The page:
Magazine Cover Illustration ✏️

I was commissioned by the lovely people at The Royal College of Psychiatrists to create the front cover for their Summer 2022 RCPsych Insight magazine! 

This issue explores how and why the College is leading the way in demonstrating the value of a visibly neurodiverse workforce and much more. It’s a digital and print magazine that’s sent out to thousands of members!

The idea behind the design is that the person (representative of an autistic psychiatrist or doctor) is looking down on a maze and are trying to navigate it by getting the four balls to each corner all at once…which is tricky.

The person is trying to get these multiple balls past things such as stress and stigma to get to the four positive corners. I wanted to show there are hard things in the way of the positives but they are well worth getting to.

The link to read the magazine (it’s free) is here!

The struggle of buying and using new (and second hand) products 🛍

  • Black and white icon of two shopping bags 'The struggle of buying and using new products'. The a pastel green line with '@21andsensory' underneath and in the top right hand corner of the post there is a pastel green box that says ' SENSORY SERIES' in to show what series the post is part of.
  • Pastel green vertical line on left hand side of the image with text next to it: I recently bought a new mobile phone as my current phone was practically a landline and needed to be plugged in multiple times a day to stay on. It’s something I had put off countless times as I hate buying new (and even second hand) things because they feel new to me no matter where they have come from. I’m finding it almost upsetting to use, as it feels ‘too new’. I keep putting it back in it’s box to keep it safe.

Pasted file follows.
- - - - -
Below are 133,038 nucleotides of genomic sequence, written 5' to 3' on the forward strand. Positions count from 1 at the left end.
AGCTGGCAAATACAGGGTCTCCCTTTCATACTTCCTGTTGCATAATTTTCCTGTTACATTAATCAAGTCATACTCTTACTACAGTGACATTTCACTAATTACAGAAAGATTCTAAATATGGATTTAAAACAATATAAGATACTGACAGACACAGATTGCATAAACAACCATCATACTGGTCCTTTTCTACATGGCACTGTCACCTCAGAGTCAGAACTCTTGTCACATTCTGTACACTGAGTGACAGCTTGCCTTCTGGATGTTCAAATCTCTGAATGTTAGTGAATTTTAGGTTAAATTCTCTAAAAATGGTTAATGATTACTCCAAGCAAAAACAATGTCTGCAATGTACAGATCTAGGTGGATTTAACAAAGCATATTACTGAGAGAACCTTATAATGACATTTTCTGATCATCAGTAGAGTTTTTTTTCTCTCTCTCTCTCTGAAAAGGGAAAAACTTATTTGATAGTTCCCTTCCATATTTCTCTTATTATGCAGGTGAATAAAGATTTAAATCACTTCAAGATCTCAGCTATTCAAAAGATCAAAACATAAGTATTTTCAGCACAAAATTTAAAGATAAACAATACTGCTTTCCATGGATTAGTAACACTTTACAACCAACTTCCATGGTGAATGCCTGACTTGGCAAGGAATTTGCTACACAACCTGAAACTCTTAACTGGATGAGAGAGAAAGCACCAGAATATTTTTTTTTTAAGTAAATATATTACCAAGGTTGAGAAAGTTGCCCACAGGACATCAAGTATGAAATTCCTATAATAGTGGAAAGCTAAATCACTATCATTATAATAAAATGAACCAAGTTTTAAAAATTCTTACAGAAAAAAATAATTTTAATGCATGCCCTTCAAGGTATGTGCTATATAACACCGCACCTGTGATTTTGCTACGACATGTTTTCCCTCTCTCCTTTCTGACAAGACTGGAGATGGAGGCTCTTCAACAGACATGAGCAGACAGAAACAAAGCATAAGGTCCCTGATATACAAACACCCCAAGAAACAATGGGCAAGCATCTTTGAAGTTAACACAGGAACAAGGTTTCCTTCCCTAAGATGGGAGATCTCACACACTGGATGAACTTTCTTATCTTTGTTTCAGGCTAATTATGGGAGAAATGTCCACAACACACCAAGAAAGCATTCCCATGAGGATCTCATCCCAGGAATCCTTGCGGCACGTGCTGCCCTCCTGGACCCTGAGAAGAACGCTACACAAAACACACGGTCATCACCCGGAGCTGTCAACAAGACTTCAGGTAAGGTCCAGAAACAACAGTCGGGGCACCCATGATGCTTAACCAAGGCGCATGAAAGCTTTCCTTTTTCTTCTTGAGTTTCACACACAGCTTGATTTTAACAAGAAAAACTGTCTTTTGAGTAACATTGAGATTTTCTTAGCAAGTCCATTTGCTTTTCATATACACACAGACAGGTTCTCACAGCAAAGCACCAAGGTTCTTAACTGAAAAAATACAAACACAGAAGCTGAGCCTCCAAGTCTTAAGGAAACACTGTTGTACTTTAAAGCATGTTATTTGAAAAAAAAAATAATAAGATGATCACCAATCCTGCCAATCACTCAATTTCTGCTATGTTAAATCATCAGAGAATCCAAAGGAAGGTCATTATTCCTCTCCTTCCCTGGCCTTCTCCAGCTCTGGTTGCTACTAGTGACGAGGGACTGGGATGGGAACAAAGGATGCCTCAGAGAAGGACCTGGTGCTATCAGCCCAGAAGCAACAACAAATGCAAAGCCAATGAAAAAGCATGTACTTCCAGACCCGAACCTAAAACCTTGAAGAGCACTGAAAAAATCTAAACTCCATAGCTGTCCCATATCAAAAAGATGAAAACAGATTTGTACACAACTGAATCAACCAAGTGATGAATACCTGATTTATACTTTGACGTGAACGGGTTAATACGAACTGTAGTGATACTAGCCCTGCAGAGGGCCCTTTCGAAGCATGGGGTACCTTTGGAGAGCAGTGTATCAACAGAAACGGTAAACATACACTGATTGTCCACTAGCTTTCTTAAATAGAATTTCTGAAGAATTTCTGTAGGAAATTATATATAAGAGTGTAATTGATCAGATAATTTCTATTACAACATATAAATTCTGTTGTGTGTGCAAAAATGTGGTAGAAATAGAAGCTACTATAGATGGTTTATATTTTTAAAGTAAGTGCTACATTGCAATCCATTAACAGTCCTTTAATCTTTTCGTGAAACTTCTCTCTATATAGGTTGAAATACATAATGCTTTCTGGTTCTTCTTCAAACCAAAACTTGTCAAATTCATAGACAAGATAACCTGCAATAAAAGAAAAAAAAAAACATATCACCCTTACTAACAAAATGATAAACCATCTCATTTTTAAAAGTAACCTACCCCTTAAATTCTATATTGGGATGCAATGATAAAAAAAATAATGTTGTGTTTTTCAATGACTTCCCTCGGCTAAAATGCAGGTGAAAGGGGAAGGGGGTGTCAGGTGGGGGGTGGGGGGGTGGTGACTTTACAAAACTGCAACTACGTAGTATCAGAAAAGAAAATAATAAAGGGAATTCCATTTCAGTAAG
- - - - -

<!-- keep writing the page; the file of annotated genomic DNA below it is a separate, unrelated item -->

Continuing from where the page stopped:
• Pastel green vertical line on left hand side of the image with text next to it: Dealing with new things is something I have always struggled with and I find it is hardest with new clothes and especially new shoes. For example I was bought a pair of Converse shoes by my family a while back. It took me around 4-5 years to physically wear them because they just felt ‘too new to wear’. I stick to wearing the same clothes or using the same electronics until they fall apart or don’t work anymore.
  • Pastel green vertical line on left hand side of the image with text next to it: I’ve tried things like unwrapping and unboxing new things and putting them out in my room to make them feel less new and different or trying them on briefly...I haven’t found it helps much. I like to buy second hand if I can because then it helps to know that things have already been worn or used and I am not the first person that’s owned them (although for both new and second hand clothes they need multiple washes in order for them to smell right for me to wear!)
  • Pastel green vertical line on left hand side of the image with text next to it: If you swipe to the end slide you can see one of my previous illustrations I did on struggling to wear new clothes. I know that it is the way I am, and there’s very slow ways of coping with it, but I am trying to be proud of the tiny steps I manage to make. Do feel free to comment down below if you also have difficulties with change and newness (if you’d like to!) and maybe we could share our struggles and any top tips too!
  • An illustration with a main title and a comic split in 4 sections Title: Clothes Shopping (Autistic / Sensory Edition) Four sections: - *Needs new clothes* Drawing of a pale green t-shirt with threads coming loose and holes in it, a pair of grey drawstring shorts with a large stain on them, a pair of blue skinny denim jeans with threads coming loose at the bottom and rip on the knees, and a pair of orange and white socks with a hole by the big toe. Text saying ’DAMN IT’ next to them to show how annoying this is! - Tries searching for exact replacements: A woman with black hair sat at a white desk with a blue and white tangle fidget and cup of tea in a mug with her grey MacBook laptop open in front of her. Text says *SCROLL* and *CLICK* next to her to show she is searching online for new clothing - They arrive and get put away… a folded pile of t-shirts in pale green, orange, blue and pink next to a pastel purple jumper hung up on a black coat hanger. Next to the jumper there are two ‘sparkle’ emojis to show the jumper is brand new - 3 years later…still feel too new to wear. Shows a brand new pale green t-shirt, blue denim skinny jeans, pastel purple jumper and grey pair of shorts hanging up on a black metal clothing rail which are still brand new and have never been worn. A woman with black hair and a pale blue t-shirt is next to the clothing rail sighing and her hand is resting on her forehead in disbelief.